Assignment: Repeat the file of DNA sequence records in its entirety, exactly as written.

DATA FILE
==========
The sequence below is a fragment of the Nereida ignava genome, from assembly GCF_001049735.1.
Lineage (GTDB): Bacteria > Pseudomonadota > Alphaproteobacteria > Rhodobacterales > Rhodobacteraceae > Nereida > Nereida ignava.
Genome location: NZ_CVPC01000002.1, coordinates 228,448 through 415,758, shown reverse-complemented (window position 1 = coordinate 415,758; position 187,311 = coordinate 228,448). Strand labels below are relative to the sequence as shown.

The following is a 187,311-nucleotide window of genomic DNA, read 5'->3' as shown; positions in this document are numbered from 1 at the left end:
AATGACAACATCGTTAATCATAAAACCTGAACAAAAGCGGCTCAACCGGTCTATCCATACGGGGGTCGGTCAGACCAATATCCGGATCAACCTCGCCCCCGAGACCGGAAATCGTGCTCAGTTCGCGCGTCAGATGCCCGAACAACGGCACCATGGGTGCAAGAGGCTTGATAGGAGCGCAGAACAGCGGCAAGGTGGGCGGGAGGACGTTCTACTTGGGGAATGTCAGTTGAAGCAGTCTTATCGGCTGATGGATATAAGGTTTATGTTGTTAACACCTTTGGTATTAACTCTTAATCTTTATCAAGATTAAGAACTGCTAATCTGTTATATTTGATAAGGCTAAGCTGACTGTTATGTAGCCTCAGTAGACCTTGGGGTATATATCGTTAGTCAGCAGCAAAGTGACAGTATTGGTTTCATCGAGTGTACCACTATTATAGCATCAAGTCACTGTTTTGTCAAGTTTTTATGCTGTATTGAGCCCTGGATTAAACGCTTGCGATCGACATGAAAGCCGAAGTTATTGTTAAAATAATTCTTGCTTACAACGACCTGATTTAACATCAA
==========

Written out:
The sequence below is a fragment of the Nereida ignava genome, from assembly GCF_001049735.1.
Lineage (GTDB): Bacteria > Pseudomonadota > Alphaproteobacteria > Rhodobacterales > Rhodobacteraceae > Nereida > Nereida ignava.
Genome location: NZ_CVPC01000002.1, coordinates 228,448 through 415,758, shown reverse-complemented (window position 1 = coordinate 415,758; position 187,311 = coordinate 228,448). Strand labels below are relative to the sequence as shown.

The following is a 187,311-nucleotide window of genomic DNA, read 5'->3' as shown; positions in this document are numbered from 1 at the left end:
AATGACAACATCGTTAATCATAAAACCTGAACAAAAGCGGCTCAACCGGTCTATCCATACGGGGGTCGGTCAGACCAATATCCGGATCAACCTCGCCCCCGAGACCGGAAATCGTGCTCAGTTCGCGCGTCAGATGCCCGAACAACGGCACCATGGGTGCAAGAGGCTTGATAGGAGCGCAGAACAGCGGCAAGGTGGGCGGGAGGACGTTCTACTTGGGGAATGTCAGTTGAAGCAGTCTTATCGGCTGATGGATATAAGGTTTATGTTGTTAACACCTTTGGTATTAACTCTTAATCTTTATCAAGATTAAGAACTGCTAATCTGTTATATTTGATAAGGCTAAGCTGACTGTTATGTAGCCTCAGTAGACCTTGGGGTATATATCGTTAGTCAGCAGCAAAGTGACAGTATTGGTTTCATCGAGTGTACCACTATTATAGCATCAAGTCACTGTTTTGTCAAGTTTTTATGCTGTATTGAGCCCTGGATTAAACGCTTGCGATCGACATGAAAGCCGAAGTTATTGTTAAAATAATTCTTGCTTACAACGACCTGATTTAACATCAA